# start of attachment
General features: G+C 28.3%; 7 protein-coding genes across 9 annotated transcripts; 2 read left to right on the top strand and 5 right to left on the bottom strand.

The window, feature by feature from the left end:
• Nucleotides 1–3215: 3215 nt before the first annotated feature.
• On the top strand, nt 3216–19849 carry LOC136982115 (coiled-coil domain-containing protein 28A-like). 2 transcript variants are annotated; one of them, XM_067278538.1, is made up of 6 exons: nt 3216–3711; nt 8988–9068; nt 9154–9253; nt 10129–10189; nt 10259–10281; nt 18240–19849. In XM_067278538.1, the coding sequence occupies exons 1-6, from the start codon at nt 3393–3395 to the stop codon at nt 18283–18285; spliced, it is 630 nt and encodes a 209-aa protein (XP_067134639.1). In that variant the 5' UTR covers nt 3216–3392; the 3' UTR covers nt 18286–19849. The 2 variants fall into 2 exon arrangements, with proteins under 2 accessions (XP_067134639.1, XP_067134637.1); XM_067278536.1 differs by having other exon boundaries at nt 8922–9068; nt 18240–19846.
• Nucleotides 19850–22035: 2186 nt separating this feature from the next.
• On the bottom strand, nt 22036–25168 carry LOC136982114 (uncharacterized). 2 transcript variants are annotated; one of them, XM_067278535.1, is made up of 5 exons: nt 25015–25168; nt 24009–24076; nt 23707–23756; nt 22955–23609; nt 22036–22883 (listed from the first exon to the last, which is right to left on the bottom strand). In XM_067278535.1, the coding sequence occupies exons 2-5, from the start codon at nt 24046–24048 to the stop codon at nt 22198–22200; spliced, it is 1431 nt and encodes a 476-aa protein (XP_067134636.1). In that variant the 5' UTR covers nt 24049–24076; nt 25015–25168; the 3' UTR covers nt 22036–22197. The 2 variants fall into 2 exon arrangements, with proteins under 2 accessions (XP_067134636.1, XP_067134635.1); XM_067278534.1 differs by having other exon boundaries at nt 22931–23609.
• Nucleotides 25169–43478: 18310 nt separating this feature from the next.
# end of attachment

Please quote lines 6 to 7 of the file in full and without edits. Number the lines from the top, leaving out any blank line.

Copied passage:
• On the bottom strand, nt 22036–25168 carry LOC136982114 (uncharacterized). 2 transcript variants are annotated; one of them, XM_067278535.1, is made up of 5 exons: nt 25015–25168; nt 24009–24076; nt 23707–23756; nt 22955–23609; nt 22036–22883 (listed from the first exon to the last, which is right to left on the bottom strand). In XM_067278535.1, the coding sequence occupies exons 2-5, from the start codon at nt 24046–24048 to the stop codon at nt 22198–22200; spliced, it is 1431 nt and encodes a 476-aa protein (XP_067134636.1). In that variant the 5' UTR covers nt 24049–24076; nt 25015–25168; the 3' UTR covers nt 22036–22197. The 2 variants fall into 2 exon arrangements, with proteins under 2 accessions (XP_067134636.1, XP_067134635.1); XM_067278534.1 differs by having other exon boundaries at nt 22931–23609.
• Nucleotides 25169–43478: 18310 nt separating this feature from the next.